This provocative display was erected outside a major Shiite shrine last November in northern Baghdad by local Islamist leaders. Behind the four veiled mannequins are another four mannequins but with uncovered heads laced with burns, shackled in chains and with red strands lapping at their feet to simulate a fiery afterlife. There is no subtlety: wear the hjab or burn in hell.
Before the US occupation very few women wore the hijab. Now in certain areas of Iraq, women, Christian or Muslim, are killed for not wearing it. In Basra, "more than 100 women who didn't adhere to strict Islamic dress code" were killed between the summer of 2007 and spring of 2008 by Islamist militias. (2)
In the beginning of the 20th century, it looked as if the hijab would disappear from most Arab countries. By 1950 almost no women in Egypt or Iraq wore the hijab. In another few years all women in Muslim countries will be wearing them - or else.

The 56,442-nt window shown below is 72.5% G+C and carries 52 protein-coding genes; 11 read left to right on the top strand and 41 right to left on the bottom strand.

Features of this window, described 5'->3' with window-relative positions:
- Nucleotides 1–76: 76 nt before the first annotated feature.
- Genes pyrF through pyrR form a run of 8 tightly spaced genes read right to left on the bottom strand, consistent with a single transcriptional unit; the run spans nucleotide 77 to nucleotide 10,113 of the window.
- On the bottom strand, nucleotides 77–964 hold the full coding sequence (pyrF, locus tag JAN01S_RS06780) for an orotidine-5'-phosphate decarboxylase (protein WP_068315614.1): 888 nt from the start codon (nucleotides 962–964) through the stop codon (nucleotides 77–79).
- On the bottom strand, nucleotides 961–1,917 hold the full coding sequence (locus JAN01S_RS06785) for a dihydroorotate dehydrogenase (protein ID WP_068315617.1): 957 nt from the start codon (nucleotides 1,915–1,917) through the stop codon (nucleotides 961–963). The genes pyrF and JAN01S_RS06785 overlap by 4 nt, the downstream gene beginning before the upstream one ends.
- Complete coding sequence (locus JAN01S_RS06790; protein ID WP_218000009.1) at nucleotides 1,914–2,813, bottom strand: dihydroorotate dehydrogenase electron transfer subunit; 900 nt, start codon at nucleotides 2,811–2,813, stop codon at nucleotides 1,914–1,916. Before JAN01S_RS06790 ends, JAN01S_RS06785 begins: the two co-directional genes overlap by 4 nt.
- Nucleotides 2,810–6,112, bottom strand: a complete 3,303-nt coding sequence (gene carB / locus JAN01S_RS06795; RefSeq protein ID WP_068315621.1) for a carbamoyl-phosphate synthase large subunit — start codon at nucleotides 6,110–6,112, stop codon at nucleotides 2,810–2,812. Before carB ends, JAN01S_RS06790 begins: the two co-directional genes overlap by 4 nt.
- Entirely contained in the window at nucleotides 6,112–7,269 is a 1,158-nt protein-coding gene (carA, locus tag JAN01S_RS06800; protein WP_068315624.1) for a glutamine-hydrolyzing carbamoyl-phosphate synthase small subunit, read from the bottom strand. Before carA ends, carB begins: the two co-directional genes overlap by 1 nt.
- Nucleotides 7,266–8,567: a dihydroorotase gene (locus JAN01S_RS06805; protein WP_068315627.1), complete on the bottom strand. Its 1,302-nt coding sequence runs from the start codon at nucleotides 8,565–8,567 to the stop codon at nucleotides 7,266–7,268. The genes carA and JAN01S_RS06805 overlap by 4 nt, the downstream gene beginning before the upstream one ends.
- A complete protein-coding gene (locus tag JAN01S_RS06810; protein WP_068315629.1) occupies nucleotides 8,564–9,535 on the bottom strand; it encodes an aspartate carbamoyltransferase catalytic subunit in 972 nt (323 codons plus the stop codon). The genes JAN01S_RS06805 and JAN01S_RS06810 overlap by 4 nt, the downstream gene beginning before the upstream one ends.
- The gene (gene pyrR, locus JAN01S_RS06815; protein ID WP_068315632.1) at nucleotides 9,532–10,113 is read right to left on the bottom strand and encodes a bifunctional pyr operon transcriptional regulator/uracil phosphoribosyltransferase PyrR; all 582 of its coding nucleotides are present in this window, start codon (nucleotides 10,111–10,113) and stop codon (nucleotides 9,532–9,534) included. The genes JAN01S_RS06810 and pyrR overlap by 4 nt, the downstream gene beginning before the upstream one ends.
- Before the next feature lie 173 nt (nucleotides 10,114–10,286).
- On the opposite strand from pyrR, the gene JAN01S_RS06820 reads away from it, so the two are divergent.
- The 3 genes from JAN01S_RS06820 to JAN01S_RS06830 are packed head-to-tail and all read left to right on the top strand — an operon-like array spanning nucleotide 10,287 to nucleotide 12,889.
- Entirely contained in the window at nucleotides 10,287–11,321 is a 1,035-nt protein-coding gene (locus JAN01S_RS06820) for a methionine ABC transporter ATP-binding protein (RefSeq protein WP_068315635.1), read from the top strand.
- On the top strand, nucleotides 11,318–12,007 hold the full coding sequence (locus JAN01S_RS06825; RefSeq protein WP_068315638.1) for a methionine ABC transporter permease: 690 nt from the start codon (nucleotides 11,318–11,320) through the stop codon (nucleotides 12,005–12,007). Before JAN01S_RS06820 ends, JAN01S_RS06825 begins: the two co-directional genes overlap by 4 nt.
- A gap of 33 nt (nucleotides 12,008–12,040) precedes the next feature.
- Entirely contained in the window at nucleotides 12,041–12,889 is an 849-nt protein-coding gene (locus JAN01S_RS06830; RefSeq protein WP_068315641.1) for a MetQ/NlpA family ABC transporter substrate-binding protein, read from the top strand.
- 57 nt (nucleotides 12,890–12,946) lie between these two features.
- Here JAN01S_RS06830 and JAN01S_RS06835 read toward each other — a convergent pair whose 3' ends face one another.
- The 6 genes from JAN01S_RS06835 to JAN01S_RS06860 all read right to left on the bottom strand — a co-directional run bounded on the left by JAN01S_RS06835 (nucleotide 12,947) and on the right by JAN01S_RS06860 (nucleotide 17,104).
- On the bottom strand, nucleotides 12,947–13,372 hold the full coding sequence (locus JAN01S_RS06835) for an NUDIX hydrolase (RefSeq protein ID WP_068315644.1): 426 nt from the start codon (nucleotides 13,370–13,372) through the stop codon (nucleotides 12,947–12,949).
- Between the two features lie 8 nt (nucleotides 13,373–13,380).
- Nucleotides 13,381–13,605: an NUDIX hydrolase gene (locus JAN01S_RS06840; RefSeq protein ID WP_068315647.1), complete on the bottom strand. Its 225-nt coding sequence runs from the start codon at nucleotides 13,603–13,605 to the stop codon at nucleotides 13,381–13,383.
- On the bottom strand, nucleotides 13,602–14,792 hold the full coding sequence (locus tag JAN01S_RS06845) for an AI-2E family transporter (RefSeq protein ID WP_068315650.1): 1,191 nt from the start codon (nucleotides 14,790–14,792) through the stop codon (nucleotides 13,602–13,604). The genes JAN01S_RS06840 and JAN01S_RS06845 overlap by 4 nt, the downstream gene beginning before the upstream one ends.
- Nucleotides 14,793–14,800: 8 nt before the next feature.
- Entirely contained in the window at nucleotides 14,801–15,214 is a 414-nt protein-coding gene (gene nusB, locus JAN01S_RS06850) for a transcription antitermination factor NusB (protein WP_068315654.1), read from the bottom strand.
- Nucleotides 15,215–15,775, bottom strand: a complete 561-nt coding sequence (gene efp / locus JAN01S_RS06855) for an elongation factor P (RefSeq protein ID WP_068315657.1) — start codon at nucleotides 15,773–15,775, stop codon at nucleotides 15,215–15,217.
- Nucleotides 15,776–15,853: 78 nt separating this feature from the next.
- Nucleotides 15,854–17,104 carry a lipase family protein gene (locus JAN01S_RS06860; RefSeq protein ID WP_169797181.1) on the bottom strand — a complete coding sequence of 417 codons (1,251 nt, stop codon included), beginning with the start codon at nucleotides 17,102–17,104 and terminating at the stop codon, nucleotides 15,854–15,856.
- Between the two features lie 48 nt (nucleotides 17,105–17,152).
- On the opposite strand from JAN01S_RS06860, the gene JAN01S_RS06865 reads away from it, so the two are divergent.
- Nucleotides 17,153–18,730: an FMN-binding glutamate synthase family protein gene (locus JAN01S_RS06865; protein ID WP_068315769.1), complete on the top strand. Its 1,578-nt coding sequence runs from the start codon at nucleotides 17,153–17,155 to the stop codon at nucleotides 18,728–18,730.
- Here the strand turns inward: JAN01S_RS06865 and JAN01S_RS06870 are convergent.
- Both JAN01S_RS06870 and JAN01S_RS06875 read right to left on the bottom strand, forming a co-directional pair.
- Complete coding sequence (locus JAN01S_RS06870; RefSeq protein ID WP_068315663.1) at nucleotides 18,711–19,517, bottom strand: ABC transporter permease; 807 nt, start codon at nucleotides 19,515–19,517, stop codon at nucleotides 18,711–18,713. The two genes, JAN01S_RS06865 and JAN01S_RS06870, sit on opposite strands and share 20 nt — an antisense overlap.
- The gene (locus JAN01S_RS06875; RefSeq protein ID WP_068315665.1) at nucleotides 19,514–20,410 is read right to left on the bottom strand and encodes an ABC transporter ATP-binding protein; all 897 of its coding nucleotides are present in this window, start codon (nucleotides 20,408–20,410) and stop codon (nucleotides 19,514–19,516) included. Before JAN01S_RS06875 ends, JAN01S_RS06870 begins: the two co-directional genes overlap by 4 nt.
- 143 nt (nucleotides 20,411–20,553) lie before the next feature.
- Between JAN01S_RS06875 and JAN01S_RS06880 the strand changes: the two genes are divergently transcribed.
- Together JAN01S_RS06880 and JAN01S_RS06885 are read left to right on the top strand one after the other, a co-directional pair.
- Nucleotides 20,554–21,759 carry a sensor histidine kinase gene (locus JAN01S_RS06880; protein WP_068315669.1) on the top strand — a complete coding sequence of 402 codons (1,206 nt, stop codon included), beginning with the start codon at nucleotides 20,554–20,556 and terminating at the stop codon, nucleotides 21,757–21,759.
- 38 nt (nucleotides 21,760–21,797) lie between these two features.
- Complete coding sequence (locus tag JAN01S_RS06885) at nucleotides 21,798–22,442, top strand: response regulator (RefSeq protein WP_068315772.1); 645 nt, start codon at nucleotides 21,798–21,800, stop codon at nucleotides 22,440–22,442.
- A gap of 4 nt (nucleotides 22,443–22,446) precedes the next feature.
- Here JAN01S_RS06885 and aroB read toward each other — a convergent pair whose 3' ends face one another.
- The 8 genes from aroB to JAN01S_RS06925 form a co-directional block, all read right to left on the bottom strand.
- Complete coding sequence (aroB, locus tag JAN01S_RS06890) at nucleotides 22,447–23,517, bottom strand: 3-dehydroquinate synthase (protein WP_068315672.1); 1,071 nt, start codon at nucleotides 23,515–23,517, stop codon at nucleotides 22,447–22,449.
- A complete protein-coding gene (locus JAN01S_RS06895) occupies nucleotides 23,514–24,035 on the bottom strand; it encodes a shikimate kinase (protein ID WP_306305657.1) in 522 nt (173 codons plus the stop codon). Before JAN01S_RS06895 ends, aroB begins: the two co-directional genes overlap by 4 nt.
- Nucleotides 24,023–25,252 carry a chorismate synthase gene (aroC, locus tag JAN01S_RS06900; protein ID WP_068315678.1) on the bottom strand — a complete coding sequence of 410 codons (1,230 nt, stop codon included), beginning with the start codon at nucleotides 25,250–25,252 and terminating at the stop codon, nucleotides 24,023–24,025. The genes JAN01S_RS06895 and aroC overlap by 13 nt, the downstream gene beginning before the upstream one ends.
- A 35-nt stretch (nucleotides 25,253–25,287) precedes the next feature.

Human Rights Watch, Climate of Fear
Sexual Violence and Abduction of Women and Girls in Baghdad
July 15, 2003
The insecurity plaguing Baghdad and other Iraqi cities has a distinct and debilitating impact on the daily lives of women and girls, preventing them from participating in public life at a crucial time in their country's history. Human Rights Watch interviewed rape and abduction victims and witnesses, Iraqi police and health professionals, and U.S. military police and civil affairs officers, and learned of twenty-five credible allegations of rape or abduction. The report found that police officers gave low priority to allegations of sexual violence and abduction, that the police were under-resourced, and that victims of sexual violence confronted indifference and sexism from Iraqi law enforcement personnel. The report also found that U.S. military police were not filling the gap when Iraqi police were unwilling or unable to conduct serious investigations of sexual violence and abduction. This 17-page report concludes that the failure of Iraqi and U.S.-led occupation authorities to provide public security in Iraq's capital lies at the root of a widespread fear of rape and abduction among women and their families.